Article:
I usually only team up with the SNP in parliament’s football team, defending our back line. But now I find myself on the same side in a Commons motion on disability benefit cuts. It is about defending those recipients of Employment Support Allowance (ESA), who will find their £30 a week work-related activity group (WRAG) payment cut in April.
Of course concern about the vulnerable and disabled is a cross-party one. I reject the narrative advanced by the left which claims that Conservatives have failed to protect the vulnerable amid austerity. I also reject commentary from those on the right for condemning all welfare recipients for being work shy when we know that the vast majority are no such thing. It was therefore disappointing to hear the shadow minister playing this tune in the Commons this week. I have made the plea last year and I will say it again – it is time for those on the left and the right to stop weaponising welfare.
I am ready to stand up for the Conservatives’ record on disability and ready to “stand up for the weak”, as the Prime Minister pledged in her party conference speech, particularly when we are talking about disabled people. So it is right to point out that as a proportion of GDP the amount the UK spends on benefits for the disabled is double that of the United States, a fifth more than the European average, and six times that of Japan. We are spending more in real terms supporting disabled people this year than the £42.6bn spent by Labour when they left office, and more every year of this parliament than in 2010. Half a million more disabled people are in work than three years ago.
However, much more needs to be done, not least to reach the ambition of halving the disability employment gap. It is frankly a scandal that fewer than 5 in 10 disabled people are in employment compared with 8 in 10 non-disabled people. Back in February, I along with many Conservative colleagues supported the cuts to the ESA WRAG payment but only because we were convinced by the government’s commitment to long term reform. We accepted that it does not make sense for a benefit that was meant to help people back into work to result in only 1 per cent each month leaving ESA support.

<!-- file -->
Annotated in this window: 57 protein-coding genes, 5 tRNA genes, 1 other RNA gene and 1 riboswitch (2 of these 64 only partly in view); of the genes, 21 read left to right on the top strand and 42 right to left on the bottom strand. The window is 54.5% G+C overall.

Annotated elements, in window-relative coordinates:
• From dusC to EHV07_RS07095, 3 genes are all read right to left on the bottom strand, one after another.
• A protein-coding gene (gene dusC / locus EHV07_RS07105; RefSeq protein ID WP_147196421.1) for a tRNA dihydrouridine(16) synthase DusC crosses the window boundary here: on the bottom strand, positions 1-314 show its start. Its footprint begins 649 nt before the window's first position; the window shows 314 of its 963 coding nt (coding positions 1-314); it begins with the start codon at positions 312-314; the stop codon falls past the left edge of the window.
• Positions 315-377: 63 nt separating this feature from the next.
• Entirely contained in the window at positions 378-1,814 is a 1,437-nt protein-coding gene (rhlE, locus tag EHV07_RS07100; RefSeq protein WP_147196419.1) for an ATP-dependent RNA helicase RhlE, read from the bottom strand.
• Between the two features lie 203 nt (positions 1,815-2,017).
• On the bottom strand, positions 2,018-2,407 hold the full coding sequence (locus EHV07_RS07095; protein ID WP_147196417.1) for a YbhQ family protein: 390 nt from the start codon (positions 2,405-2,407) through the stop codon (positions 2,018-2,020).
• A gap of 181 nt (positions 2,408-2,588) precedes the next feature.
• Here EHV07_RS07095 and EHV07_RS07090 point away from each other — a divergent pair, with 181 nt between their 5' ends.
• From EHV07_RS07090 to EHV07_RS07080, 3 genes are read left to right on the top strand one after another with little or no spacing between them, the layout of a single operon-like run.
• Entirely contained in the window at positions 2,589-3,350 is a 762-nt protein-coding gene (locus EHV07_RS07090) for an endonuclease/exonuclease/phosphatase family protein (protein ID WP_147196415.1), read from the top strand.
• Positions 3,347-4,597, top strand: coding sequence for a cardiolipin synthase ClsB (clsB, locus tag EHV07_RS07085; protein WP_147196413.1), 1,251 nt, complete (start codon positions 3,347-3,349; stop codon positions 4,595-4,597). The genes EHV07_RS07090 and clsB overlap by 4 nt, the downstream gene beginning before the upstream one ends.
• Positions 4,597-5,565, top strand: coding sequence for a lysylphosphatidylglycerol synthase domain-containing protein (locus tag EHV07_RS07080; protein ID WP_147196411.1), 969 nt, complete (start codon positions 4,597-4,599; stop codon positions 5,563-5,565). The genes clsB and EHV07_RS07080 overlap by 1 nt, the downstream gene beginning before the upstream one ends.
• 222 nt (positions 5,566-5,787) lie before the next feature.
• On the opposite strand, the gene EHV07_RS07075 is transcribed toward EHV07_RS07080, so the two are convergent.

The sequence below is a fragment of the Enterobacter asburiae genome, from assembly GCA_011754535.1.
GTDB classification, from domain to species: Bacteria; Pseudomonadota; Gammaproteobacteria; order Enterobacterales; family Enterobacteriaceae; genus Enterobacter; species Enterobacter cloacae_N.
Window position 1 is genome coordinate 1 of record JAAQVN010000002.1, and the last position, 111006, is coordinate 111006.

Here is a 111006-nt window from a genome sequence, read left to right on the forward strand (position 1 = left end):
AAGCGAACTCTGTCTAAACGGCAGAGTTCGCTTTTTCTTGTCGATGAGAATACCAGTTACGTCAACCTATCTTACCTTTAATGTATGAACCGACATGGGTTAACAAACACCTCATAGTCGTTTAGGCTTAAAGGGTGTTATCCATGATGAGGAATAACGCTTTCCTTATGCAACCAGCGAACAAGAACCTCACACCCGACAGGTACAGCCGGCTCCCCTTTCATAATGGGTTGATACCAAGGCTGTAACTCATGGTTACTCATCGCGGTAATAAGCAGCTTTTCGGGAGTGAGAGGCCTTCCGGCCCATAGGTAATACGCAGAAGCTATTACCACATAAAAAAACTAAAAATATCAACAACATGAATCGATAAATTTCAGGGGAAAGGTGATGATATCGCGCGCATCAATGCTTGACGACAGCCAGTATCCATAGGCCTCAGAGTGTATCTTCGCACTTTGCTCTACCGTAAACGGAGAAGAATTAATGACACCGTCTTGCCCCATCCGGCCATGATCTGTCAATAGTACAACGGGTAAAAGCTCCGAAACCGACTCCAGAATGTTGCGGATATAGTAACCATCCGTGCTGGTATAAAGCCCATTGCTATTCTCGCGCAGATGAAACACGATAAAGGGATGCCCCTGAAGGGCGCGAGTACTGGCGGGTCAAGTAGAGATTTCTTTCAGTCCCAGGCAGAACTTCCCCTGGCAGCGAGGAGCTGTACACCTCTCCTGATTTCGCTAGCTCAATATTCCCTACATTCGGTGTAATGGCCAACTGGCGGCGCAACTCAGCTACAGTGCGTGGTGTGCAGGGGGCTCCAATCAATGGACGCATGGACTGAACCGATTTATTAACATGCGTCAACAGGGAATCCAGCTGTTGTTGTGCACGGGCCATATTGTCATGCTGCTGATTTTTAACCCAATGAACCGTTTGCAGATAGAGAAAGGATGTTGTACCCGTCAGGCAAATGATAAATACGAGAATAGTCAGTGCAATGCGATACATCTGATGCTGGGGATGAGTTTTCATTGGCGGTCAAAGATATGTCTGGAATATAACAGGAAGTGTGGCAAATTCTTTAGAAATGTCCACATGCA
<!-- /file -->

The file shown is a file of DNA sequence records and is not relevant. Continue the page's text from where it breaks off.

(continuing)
There has been a one size fits all approach to disability and sickness which has not taken account of particular complex needs and long term conditions. Over 60 per cent of ESA recipients do not have access to integrated and personalised employment and health support. We recognised the need to look more widely about the issue of benefits and its links to health, and certainly beyond a cost cutting budget exercise. £30 matters particularly when you are disabled. Scope has found that on average – life costs £550 more per month if you happen to be disabled.
However, we supported the cuts to disability benefits with serious reservations but assurance that additional support would reach new WRAG claimants by April. Therefore much rides upon the outcomes of the Work, Health and Disability Green Paper which was published on Monday.
I very much welcome the direction of travel of the Green Paper. It recognises that work and meaningful activity can promote good health. It sets out a bold vision as Work and Pensions Secretary Damian Green said it “marks a new era in joint working between the welfare and health systems.” At its heart is a “Personal Support Package” offering personalised and tailored support such as disability employment advisors and a guaranteed place on a work choice programme.
There is also the offer of a “Flexible Support Fund” which needs more details but raises the hope of providing relief for the new ESA WRAG claimants. It needs to be ready to work on a local level based upon the Green Paper’s aim of drawing together practical health and welfare needs. In order to receive cross party support the Green Paper will need to prove its long term ambition by delivering in the short term – by April for these vulnerable disabled people.
We can then have a wider debate which could begin as early as the Autumn Statement about how much we want to spend on the “safety net budget” – the budget which looks after the most vulnerable – as a percentage of GDP, rather than just discussing how much needs to be cut from the welfare budget overall. We should provide a careful analysis of the current and projected demand for the safety net, which links health and welfare, and set aside the cash required for it accordingly.
The budget for vulnerable people facing temporary or long term hardship should not consist of leftover crumbs once the welfare cake has been shared out with pensioners and child benefits and required savings. We should be clear before budget rounds that the safety net budget will be protected so that vulnerable people have nothing to fear. The government now has six months to build a bridge to a reformed system rather than leave the cliff edge in April of a £30 per week cut.
David Burrowes is the Conservative MP for Enfield Southgate